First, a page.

Alcohol Rehab Facilities: 5 Things to Avoid

Most people diagnosed with an alcohol problem can benefit from treatment. But what are the things you need to avoid during treatment? How can you make your stay at a rehab facility more beneficial? We share our ideas here.

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How to ensure success?

Whether you choose to go to rehab, rely on self-help programs, get therapy, or take a self-directed treatment approach, support is essential.

Don’t try to go it alone.

Here, we review some common DO’S AND DON’TS when considering a rehab facility. Then, we invite your questions in the comments section at the end.

Alcohol rehab: WHAT TO DO before and after alcohol treatment

Recovering from alcohol addiction is much easier when you have people you can lean on for encouragement, comfort, and guidance. Support can come from family members, friends, counselors, other recovering alcoholics, your healthcare providers, and people from your faith community. What does real help look like?

TIP 1: Lean on close friends and family.

Having the support of friends and family members is an invaluable asset in recovery. If you’re reluctant to turn to your loved ones because you’ve let them down before, consider going to couples counseling or family therapy. Professional mental health treatment can help you immensely.

TIP 2: Build a sober social network.

If your previous social life revolved around alcohol, you may need to make some new connections. It’s important to have sober friends who will support your recovery. Try taking a class, joining a church or a civic group, volunteering, or attending events in your community.

TIP 3: Consider moving in to a sober living home.

Sober living homes provide a safe, supportive place to live while you’re recovering from alcohol addiction. They are a good option if you don’t have a stable home or an alcohol-free living environment to go to.

TIP 4: Join a recovery support group and attend meetings regularly.

Make meetings a priority. Spending time with people who understand exactly what you’re going through can be very healing. You can also benefit from the shared experiences of the group members and learn what others have done to stay sober.

5 things to avoid during Alcohol rehab

Because an alcohol use disorder can be a chronic relapsing disease, persistence is key. It is rare that someone would go to treatment once and then never drink again. More often, people must repeatedly try to quit or cut back, experience recurrences, learn from them, and then keep trying.

For many, continued follow up with a treatment provider is critical to overcoming problem drinking. These are the 5 things you need to avoid for effective and successful treatment:

1. Non-certified programs

When you start looking for alcohol treatment, you may see advertisements for programs in tranquil settings with gorgeous views. While amenities like that are nice to have, they probably come with a big price tag. Focus on what is truly important: appropriate licensing, quality of care during the program, follow-up services, and staff credentials.

2. Unnecessary costs

Cost may be a factor when selecting a treatment approach. Evaluate the coverage in your health insurance plan to determine how much of the costs your insurance will cover and how much you will have to pay. Ask different programs if they offer sliding scale fees – some programs may offer lower prices or payment plans for individuals without health insurance.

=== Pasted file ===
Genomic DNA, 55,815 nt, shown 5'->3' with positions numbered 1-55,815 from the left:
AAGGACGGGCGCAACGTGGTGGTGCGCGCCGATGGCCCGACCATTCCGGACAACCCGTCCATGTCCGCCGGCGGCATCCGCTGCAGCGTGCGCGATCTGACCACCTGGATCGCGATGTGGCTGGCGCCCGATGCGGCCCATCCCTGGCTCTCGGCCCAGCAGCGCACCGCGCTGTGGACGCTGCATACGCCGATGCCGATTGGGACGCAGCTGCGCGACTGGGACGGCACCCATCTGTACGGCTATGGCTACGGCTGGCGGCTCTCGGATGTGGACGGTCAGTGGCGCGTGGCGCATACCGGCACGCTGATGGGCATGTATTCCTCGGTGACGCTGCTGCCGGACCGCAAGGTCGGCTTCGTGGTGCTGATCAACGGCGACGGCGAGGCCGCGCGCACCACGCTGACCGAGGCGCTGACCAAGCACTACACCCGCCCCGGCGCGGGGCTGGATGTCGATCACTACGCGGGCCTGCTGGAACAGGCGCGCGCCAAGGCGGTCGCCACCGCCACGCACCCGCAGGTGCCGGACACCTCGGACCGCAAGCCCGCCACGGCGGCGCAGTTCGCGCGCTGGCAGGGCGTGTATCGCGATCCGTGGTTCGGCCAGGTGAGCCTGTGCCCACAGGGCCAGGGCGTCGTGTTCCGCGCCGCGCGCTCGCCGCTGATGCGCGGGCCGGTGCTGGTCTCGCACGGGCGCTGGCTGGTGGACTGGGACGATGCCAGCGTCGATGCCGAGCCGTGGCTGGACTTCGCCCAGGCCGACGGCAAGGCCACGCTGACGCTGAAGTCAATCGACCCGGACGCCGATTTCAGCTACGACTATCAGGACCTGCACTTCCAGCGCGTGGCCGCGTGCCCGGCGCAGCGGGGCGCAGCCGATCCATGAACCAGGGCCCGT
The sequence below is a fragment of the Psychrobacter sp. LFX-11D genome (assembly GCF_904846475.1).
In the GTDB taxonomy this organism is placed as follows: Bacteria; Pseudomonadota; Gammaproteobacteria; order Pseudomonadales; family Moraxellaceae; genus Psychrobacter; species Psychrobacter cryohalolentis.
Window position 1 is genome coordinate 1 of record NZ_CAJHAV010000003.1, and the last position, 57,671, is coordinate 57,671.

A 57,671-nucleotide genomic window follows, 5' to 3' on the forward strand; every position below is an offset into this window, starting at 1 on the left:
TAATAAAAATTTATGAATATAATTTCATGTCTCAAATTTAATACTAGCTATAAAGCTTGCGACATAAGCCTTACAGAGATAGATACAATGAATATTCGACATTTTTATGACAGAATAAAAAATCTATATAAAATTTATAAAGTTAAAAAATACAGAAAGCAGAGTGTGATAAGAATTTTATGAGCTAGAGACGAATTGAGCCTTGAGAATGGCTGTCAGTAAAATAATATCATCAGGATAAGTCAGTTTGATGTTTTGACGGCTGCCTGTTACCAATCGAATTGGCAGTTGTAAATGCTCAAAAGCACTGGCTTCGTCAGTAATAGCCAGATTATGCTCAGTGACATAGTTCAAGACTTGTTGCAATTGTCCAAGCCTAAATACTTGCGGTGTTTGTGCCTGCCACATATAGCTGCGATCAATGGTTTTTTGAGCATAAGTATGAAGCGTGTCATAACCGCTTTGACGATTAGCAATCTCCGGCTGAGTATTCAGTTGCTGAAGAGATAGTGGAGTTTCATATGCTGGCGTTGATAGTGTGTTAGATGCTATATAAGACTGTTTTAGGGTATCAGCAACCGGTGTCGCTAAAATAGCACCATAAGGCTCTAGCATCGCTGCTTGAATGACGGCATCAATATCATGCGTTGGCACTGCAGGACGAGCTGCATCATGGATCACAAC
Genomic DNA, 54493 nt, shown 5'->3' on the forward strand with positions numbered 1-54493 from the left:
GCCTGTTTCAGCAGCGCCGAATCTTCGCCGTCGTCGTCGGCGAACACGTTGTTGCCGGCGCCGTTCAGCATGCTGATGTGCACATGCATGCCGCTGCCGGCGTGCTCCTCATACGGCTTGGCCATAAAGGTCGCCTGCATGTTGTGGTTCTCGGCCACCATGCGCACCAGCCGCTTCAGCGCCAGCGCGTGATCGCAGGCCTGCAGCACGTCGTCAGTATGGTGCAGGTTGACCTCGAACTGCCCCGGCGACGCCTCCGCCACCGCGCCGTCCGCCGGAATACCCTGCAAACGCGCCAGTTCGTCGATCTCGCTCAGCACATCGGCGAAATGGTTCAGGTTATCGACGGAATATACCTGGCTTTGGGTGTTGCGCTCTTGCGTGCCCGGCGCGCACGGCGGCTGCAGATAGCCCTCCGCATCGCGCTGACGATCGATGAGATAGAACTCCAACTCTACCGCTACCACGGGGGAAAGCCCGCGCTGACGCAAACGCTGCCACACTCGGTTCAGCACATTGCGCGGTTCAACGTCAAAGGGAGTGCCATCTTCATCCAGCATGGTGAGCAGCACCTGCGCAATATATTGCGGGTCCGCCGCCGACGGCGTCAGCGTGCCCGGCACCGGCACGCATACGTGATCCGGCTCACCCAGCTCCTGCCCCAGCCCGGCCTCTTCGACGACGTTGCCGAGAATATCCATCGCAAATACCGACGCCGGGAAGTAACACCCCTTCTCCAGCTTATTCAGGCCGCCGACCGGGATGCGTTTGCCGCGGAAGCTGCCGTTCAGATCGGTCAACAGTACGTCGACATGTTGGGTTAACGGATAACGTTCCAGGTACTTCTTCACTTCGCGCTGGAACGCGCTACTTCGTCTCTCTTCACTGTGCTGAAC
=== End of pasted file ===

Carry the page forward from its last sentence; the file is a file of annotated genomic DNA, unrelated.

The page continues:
3. Unfair payment terms

DON’T sign off on someone else’s debt. The addict should be responsible for paying for treatment. Further, AVOID paying via credit card. Instead, work out a payment plan with the treatment center directly. This way, you can avoid high APR%.

4. Avoid temptation and bad influences

Avoid treatment centers where drug or alcohol are present! During and after treatment, remove all alcohol, barware, and other drinking reminders from your home and office. Seeking professional help can prevent relapse – behavioral therapies can help people develop skills to avoid and overcome triggers, such as stress, that might lead to drinking.

Most people benefit from regular checkups with a treatment provider. Medications also can deter drinking during times when individuals may be at greater risk of relapse (e.g., divorce, death of a family member). Distance yourself from people who don’t support your efforts to stop drinking or respect the limits you’ve set. This may mean giving up certain friends and social connections.

5. Negative mindset

What you think will impact how you behave. Too much negativity can be particularly dangerous for those individuals who are coping with addiction. It can lead to conflict and prevents the individual form meaningfully connecting with other people. Practicing mindfulness can bring you greater awareness about your thoughts and feelings.

Alcohol rehab facilities…your questions and answers

If you still have questions about what to avoid during alcohol rehab, please post your questions in the comments section below. We will try to respond to all comments promptly and provide you with a personal response.

Reference Sources: NIH: Treatment for Alcohol Problems: Finding and Getting Help
Help Guide: Alcohol Abuse Treatment and Self-Help
About the author
Lee Weber is a published author, medical writer, and woman in long-term recovery from addiction. Her latest book, The Definitive Guide to Addiction Interventions is set to reach university bookstores in early 2019.
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